Look at this hard drive data: Sales are way down but reliability is way up

The latest stats from Backblaze, running over 140,000 drives in its data centers, point out some stars -- and some dogs -- among 4TB to 16TB drives.
Written by Robin Harris, Contributor

The Q2 numbers reached a heartening milestone: The lowest-ever Annual Failure Rate (AFR) -- 0.81% -- since 2013, and it's the first time the AFR has been under 1% in any quarter.

You can read the entire results at Backblaze, but here are the important takeaways.


HGST -- now a division of Western Digital -- continues to have the most reliable drives, with a cumulative AFR of just 0.47%.

Toshiba comes in second at 0.98%.

Seagate brings up the rear this quarter at 2.05% AFR.

WDC (Western Digital) hard drives aren't in the listing. Backblaze doesn't say so, but I suspect it stopped buying WDC drives because it had, far and away, the highest AFR (almost 4%) at the beginning of last year. It brought in some newer models for testing, so maybe it'll be back in a later quarter's results.


It's reasonable to assume that high-capacity drives, being newer, would be less reliable. But that's not always the case.

HGST AFRs are consistent. The 4TB and 12TB (ALE600) drives have equally low 0.44% AFRs. Its N604 12TB model has a slightly higher AFR at 0.48%.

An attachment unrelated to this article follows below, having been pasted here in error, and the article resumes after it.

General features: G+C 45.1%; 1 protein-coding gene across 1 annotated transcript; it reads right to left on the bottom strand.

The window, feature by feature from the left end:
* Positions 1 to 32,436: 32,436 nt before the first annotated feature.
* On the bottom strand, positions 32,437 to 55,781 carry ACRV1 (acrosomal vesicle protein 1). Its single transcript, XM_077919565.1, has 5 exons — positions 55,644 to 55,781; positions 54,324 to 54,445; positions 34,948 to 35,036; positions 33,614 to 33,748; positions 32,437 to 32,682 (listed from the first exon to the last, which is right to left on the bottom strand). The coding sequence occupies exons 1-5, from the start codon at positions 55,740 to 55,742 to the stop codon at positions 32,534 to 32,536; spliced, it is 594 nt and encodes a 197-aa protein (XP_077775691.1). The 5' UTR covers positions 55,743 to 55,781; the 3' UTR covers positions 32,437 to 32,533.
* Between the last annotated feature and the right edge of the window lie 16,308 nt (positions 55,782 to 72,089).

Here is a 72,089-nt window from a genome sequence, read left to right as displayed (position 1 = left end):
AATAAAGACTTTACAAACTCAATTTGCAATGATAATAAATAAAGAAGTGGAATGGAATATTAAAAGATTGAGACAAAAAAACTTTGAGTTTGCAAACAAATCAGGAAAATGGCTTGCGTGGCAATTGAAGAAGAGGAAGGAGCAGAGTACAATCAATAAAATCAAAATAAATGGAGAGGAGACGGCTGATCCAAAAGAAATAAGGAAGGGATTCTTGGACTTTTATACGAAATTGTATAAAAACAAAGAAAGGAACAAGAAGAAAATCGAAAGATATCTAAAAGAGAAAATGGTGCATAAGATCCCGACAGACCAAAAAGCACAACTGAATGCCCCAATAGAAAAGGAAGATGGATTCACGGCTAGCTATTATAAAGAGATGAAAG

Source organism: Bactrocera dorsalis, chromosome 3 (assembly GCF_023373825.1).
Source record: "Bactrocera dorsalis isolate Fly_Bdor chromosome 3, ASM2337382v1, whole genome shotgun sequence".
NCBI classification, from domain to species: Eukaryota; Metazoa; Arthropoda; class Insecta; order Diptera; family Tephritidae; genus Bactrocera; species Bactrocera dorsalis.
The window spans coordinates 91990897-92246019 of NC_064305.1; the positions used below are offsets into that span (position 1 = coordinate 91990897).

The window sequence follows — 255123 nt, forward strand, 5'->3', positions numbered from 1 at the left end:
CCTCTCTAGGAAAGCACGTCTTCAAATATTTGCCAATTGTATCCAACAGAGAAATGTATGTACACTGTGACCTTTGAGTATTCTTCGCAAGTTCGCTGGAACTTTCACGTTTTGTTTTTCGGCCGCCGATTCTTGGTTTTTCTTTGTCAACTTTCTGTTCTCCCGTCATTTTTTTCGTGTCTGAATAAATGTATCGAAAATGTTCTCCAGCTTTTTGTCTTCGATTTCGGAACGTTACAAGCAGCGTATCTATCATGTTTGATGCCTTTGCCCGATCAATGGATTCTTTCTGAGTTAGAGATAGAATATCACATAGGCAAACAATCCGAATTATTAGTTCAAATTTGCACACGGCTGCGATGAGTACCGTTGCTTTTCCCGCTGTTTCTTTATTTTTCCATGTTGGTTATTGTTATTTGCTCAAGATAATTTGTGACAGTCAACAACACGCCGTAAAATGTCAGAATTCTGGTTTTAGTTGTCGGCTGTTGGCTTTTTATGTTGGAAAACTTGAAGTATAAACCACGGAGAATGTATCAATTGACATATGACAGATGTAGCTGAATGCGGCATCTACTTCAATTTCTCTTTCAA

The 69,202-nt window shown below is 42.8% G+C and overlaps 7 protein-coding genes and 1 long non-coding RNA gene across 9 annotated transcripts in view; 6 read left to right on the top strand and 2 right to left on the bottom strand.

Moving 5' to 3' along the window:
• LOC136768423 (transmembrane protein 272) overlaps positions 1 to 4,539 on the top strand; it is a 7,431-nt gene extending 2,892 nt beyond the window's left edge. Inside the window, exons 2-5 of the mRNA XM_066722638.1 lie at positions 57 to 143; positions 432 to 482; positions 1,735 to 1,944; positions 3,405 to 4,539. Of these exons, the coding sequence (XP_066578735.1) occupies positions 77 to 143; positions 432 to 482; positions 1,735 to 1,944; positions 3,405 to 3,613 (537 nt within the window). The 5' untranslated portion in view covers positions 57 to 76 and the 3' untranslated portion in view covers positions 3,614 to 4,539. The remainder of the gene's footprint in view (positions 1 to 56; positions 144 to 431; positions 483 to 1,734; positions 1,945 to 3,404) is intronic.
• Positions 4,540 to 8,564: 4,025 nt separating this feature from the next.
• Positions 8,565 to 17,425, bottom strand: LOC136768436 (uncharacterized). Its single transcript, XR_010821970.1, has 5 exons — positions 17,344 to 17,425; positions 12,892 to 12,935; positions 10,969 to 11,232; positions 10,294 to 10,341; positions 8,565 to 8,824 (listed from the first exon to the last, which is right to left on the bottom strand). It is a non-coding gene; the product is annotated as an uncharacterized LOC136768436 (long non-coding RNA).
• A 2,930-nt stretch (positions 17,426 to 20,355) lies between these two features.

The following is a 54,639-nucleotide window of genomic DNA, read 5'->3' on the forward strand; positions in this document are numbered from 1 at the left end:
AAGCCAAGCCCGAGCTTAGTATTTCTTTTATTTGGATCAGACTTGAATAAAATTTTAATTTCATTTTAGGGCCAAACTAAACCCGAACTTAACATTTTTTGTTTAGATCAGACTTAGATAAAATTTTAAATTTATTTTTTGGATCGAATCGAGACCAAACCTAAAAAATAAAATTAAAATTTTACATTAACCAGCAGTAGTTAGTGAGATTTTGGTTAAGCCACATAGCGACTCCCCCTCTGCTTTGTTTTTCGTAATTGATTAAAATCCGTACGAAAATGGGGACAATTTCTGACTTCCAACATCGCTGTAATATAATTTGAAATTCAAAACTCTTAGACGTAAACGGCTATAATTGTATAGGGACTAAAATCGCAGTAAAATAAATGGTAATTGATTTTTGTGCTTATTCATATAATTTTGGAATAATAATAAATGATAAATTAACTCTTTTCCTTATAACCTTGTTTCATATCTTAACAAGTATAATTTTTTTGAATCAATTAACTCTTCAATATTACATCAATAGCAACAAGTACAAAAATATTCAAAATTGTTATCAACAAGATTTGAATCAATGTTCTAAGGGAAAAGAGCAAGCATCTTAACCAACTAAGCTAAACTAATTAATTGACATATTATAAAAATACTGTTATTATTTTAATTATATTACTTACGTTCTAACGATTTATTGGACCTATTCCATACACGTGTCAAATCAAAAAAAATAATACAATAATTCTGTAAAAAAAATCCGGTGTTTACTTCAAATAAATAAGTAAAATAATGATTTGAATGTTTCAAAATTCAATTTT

Seagate has two 12TB drive models, and one has half the AFR of the other. Their 10TB is the most reliable (0.74%) and the 16TB drive its least (3.49%) of all the tested drives.

Toshiba's 4TB drive is one of the most reliable, while its 14TB drive is only slightly less so, and is on a par with the better Seagate 12TB drive at 1.06% AFR.

The take

Use this data with an appreciation for its limits. Backblaze often has thousands of each drive and a resilient infrastructure that automagically handles drive failures.

Even if you buy the most reliable 12TB drive, if it fails -- and it might -- the stats won't matter. Be sure to back up.

Disk drives are modern miracles of precision engineering and manufacturing. Even the worst of the drives today is way better than drives of 20 years ago and a lot less costly.

And thanks to Backblaze for breaking the industry code of silence on drive reliability.

Comments welcome. I have 10-year-old hard drives still chugging along. What's your oldest drive?

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